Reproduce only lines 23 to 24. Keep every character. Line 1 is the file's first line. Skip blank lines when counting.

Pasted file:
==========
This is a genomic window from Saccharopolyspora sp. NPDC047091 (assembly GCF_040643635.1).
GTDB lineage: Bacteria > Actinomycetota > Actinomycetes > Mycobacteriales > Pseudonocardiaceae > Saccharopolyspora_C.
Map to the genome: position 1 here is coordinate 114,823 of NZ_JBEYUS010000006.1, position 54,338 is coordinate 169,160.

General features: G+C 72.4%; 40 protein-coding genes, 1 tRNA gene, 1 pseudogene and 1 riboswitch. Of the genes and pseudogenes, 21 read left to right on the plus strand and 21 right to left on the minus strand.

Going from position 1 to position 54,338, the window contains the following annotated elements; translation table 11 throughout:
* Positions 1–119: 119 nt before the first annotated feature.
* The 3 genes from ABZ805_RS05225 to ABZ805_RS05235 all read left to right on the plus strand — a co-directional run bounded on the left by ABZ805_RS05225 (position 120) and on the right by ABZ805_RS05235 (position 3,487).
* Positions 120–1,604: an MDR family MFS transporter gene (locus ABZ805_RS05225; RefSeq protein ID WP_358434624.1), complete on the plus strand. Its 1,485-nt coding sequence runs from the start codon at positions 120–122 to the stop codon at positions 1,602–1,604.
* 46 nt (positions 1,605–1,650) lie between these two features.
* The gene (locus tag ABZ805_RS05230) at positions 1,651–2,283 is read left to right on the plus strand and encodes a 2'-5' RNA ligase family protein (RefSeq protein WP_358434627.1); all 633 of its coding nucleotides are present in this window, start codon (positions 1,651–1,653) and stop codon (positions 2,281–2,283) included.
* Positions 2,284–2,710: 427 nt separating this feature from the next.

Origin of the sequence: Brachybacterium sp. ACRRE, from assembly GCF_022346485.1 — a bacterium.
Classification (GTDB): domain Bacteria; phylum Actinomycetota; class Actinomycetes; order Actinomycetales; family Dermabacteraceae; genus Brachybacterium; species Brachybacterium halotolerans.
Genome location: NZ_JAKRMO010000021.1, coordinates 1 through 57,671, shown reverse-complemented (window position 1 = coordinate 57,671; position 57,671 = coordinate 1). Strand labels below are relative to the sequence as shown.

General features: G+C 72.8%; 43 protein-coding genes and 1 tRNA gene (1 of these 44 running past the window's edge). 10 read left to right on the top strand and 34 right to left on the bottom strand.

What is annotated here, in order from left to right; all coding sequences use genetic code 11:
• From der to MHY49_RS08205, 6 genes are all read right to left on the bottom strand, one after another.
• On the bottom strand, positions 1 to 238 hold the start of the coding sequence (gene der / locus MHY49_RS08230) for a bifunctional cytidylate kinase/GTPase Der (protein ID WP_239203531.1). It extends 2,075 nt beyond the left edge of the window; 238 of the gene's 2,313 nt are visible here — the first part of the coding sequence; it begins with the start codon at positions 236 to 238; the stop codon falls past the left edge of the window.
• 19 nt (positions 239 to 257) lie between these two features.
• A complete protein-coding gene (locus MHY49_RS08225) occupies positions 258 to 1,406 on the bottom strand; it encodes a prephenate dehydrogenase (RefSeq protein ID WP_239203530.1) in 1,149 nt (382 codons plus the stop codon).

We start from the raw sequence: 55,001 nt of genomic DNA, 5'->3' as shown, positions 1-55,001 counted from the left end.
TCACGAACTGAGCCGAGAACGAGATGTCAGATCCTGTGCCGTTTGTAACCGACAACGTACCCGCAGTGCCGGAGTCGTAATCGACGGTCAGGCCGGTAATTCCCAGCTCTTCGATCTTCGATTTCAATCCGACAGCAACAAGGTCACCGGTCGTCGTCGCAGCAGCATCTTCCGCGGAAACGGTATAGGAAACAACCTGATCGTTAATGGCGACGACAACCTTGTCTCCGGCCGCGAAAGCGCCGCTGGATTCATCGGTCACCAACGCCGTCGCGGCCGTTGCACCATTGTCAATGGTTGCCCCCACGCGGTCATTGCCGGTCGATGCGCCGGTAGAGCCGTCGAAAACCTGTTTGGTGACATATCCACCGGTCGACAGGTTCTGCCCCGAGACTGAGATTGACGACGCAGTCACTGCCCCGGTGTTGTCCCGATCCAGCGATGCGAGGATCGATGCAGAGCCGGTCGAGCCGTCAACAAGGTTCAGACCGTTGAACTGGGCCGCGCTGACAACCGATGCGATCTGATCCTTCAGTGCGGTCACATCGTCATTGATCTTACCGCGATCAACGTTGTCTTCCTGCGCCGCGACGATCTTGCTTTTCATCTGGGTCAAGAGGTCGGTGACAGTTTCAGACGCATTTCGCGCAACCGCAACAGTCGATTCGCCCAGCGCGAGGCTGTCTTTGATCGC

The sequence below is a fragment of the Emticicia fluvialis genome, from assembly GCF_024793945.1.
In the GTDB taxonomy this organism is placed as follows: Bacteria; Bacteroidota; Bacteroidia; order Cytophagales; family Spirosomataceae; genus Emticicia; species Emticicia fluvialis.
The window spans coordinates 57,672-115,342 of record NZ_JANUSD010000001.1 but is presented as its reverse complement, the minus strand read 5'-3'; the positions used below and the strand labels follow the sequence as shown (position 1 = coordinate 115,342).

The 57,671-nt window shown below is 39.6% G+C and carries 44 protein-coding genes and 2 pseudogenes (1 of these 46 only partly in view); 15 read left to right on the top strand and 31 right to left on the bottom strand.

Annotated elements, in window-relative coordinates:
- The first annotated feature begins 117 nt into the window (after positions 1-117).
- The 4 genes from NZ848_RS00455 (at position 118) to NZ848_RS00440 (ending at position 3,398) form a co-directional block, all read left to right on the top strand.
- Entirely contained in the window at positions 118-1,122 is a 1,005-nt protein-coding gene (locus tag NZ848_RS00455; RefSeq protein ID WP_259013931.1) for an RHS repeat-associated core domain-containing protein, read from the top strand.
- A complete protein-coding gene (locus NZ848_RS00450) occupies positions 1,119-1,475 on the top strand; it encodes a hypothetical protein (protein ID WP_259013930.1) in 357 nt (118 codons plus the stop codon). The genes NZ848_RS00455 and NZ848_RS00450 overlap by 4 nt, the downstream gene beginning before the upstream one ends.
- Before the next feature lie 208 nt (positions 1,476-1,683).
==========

The sequence below is a fragment of the Emticicia fluvialis genome, from assembly GCF_024793945.1.
In the GTDB taxonomy this organism is placed as follows: Bacteria; Bacteroidota; Bacteroidia; order Cytophagales; family Spirosomataceae; genus Emticicia; species Emticicia fluvialis.